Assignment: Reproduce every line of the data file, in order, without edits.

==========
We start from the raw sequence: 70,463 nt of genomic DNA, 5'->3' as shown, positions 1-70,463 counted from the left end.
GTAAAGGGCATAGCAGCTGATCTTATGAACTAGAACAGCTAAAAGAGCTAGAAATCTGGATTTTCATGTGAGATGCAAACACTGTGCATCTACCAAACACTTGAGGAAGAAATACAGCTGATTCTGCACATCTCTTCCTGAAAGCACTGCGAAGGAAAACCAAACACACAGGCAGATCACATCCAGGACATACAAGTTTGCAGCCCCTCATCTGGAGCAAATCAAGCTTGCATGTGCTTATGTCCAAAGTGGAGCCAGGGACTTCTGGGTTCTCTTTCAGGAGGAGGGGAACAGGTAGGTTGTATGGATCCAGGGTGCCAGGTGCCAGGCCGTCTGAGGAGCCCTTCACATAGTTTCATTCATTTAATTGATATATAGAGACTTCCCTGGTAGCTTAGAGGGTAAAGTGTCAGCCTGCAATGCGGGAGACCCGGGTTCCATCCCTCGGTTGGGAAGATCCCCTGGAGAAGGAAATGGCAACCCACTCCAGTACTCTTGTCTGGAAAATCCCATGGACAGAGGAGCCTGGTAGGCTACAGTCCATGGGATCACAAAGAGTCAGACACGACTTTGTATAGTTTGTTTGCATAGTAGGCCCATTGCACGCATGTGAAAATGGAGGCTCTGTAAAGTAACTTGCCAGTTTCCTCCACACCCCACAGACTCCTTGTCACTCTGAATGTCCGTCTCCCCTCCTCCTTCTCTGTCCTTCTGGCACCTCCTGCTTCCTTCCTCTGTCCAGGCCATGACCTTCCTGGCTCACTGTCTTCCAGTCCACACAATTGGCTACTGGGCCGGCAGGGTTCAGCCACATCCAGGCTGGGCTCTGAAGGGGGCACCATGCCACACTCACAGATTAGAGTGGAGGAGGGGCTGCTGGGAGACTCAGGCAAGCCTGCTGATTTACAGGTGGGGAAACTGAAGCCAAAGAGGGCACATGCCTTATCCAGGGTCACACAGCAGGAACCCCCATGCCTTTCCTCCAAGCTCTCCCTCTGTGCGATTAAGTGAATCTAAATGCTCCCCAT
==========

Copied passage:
We start from the raw sequence: 70,463 nt of genomic DNA, 5'->3' as shown, positions 1-70,463 counted from the left end.
GTAAAGGGCATAGCAGCTGATCTTATGAACTAGAACAGCTAAAAGAGCTAGAAATCTGGATTTTCATGTGAGATGCAAACACTGTGCATCTACCAAACACTTGAGGAAGAAATACAGCTGATTCTGCACATCTCTTCCTGAAAGCACTGCGAAGGAAAACCAAACACACAGGCAGATCACATCCAGGACATACAAGTTTGCAGCCCCTCATCTGGAGCAAATCAAGCTTGCATGTGCTTATGTCCAAAGTGGAGCCAGGGACTTCTGGGTTCTCTTTCAGGAGGAGGGGAACAGGTAGGTTGTATGGATCCAGGGTGCCAGGTGCCAGGCCGTCTGAGGAGCCCTTCACATAGTTTCATTCATTTAATTGATATATAGAGACTTCCCTGGTAGCTTAGAGGGTAAAGTGTCAGCCTGCAATGCGGGAGACCCGGGTTCCATCCCTCGGTTGGGAAGATCCCCTGGAGAAGGAAATGGCAACCCACTCCAGTACTCTTGTCTGGAAAATCCCATGGACAGAGGAGCCTGGTAGGCTACAGTCCATGGGATCACAAAGAGTCAGACACGACTTTGTATAGTTTGTTTGCATAGTAGGCCCATTGCACGCATGTGAAAATGGAGGCTCTGTAAAGTAACTTGCCAGTTTCCTCCACACCCCACAGACTCCTTGTCACTCTGAATGTCCGTCTCCCCTCCTCCTTCTCTGTCCTTCTGGCACCTCCTGCTTCCTTCCTCTGTCCAGGCCATGACCTTCCTGGCTCACTGTCTTCCAGTCCACACAATTGGCTACTGGGCCGGCAGGGTTCAGCCACATCCAGGCTGGGCTCTGAAGGGGGCACCATGCCACACTCACAGATTAGAGTGGAGGAGGGGCTGCTGGGAGACTCAGGCAAGCCTGCTGATTTACAGGTGGGGAAACTGAAGCCAAAGAGGGCACATGCCTTATCCAGGGTCACACAGCAGGAACCCCCATGCCTTTCCTCCAAGCTCTCCCTCTGTGCGATTAAGTGAATCTAAATGCTCCCCAT